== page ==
Because she knows the importance firsthand.
Treating patients, then becoming one
In 2017, after treating patients for over 25 years, Dr. Smook became one. She was diagnosed with triple negative breast cancer.
“There was the initial shock and then dread. Knowing what I knew about breast cancers, 98% are very treatable. Triple negative is a bit harder to treat,” she said.
What makes triple negative breast cancer trickier to treat? There is a less favorable diagnostic outcome, she says.
Roughly one-third of triple negative breast cancer patients have recurrence. If a patient has recurrence within the first three-year-time period, “it’s not as good of a diagnosis,” says Dr. Smook.
“If you get past the window of three to five years, then the good thing is that triple negative generally does not come back after that time period” she adds.
Dr. Smook is currently in year three.
“So, for me, it’s a waiting game for a couple more years. But, otherwise things are going well.”
‘They were with me every step of the way’
Originally, she and her husband elected to undergo a bilateral mastectomy. That’s where both breasts are removed in an effort to treat and prevent breast cancer. They thought this was the best the best option, due to the risk of recurrence.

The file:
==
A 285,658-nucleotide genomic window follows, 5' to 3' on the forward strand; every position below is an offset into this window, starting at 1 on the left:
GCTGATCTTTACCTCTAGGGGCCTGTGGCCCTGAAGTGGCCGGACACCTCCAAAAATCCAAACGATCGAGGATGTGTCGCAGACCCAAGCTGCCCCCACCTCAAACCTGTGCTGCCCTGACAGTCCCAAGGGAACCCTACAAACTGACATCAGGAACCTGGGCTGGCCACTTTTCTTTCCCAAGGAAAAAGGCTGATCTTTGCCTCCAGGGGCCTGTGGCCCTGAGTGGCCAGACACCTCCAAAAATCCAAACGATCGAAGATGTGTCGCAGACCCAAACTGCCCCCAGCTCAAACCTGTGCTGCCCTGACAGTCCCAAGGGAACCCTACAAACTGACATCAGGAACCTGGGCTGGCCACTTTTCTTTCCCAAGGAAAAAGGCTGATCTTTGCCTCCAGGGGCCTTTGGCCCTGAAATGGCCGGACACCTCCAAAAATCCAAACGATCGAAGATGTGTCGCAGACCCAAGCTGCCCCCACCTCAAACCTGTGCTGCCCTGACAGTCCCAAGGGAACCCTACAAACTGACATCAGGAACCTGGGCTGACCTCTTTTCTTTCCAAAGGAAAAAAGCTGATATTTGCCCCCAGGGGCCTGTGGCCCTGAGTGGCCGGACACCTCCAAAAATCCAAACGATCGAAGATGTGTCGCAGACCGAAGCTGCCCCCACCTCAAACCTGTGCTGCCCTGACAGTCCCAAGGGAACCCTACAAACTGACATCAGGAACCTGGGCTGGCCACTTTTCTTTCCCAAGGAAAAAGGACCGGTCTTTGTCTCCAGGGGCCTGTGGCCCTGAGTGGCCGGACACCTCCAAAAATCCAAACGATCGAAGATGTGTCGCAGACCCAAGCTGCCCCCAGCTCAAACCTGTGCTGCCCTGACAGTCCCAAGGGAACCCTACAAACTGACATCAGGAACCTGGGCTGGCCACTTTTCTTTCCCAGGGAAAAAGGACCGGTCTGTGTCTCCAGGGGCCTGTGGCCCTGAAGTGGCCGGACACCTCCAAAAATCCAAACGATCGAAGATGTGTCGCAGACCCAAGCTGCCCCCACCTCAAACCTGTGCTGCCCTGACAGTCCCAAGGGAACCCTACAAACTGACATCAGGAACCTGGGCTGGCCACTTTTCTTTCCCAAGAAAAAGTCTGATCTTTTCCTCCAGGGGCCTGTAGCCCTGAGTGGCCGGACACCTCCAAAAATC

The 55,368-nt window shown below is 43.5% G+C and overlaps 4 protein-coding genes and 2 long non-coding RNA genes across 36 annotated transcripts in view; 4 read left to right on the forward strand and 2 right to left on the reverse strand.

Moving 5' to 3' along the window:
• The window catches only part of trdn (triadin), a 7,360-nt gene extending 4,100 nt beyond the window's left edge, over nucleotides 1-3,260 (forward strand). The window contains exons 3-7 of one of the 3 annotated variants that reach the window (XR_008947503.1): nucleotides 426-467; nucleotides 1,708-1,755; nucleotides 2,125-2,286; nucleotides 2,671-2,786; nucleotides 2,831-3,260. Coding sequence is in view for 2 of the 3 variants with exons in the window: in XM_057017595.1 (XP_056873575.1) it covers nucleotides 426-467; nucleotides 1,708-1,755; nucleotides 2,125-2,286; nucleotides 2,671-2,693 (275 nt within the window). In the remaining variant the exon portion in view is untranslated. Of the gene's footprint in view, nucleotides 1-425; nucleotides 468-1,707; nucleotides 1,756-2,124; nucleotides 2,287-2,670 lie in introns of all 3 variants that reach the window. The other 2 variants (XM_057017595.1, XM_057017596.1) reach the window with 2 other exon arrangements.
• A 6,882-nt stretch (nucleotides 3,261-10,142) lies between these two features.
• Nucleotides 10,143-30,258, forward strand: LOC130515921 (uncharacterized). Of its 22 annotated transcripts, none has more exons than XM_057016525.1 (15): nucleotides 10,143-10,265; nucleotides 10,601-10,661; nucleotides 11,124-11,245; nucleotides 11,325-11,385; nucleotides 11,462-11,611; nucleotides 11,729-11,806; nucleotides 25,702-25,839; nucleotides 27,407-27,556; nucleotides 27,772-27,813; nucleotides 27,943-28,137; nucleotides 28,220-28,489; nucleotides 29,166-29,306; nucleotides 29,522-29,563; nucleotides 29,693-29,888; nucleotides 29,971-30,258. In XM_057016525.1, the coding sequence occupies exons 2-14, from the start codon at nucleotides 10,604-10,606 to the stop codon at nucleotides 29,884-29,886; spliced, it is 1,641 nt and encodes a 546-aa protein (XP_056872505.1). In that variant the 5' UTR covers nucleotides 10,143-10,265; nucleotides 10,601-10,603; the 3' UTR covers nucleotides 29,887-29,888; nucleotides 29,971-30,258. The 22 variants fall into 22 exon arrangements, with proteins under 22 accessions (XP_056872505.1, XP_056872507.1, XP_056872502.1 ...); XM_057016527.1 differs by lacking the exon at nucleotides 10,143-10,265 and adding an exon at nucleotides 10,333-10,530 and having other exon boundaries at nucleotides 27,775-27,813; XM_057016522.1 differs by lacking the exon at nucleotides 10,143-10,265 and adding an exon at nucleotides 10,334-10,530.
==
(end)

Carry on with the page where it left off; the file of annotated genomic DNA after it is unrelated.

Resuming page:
However, she says Sanford Health radiation oncologist Michele Lohr, M.D., advised her to go another route.
“Dr. Lohr sat me down and told me that I’d have a better outcome if I did either a lumpectomy or a partial mastectomy,” she said.
She’s says this proved that while she’s faced a terrifying diagnosis for years, her caregivers have been “with me every step of the way.”
Had she not routinely been going in for checkups, her diagnosis might’ve been caught too late, she says.
“My cancer was not palpable. I didn’t feel it. My husband didn’t feel it. It was found on the mammogram,” said Dr. Smook.
She says this proves why it’s critically important to continue care. Even during the pandemic.
“Statistics are showing people are avoiding care, and missing new diagnosed cancers. This puts one at greater risk of later stage cancer at diagnosis. I believe that people need to get back on their regular schedules for getting their screening mammograms. Be safe.”
And, if you have concerns, don’t ignore them. It’s safe to seek care.
“Clinics and hospitals are able to keep you safe. The risk of you getting coronavirus is very little. Much less than your risk if you were to miss something because of a delay.
“A delay in diagnosis is one of the biggest issues in health. We find things too late.”
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- Mammogram detects breast cancer during pandemic
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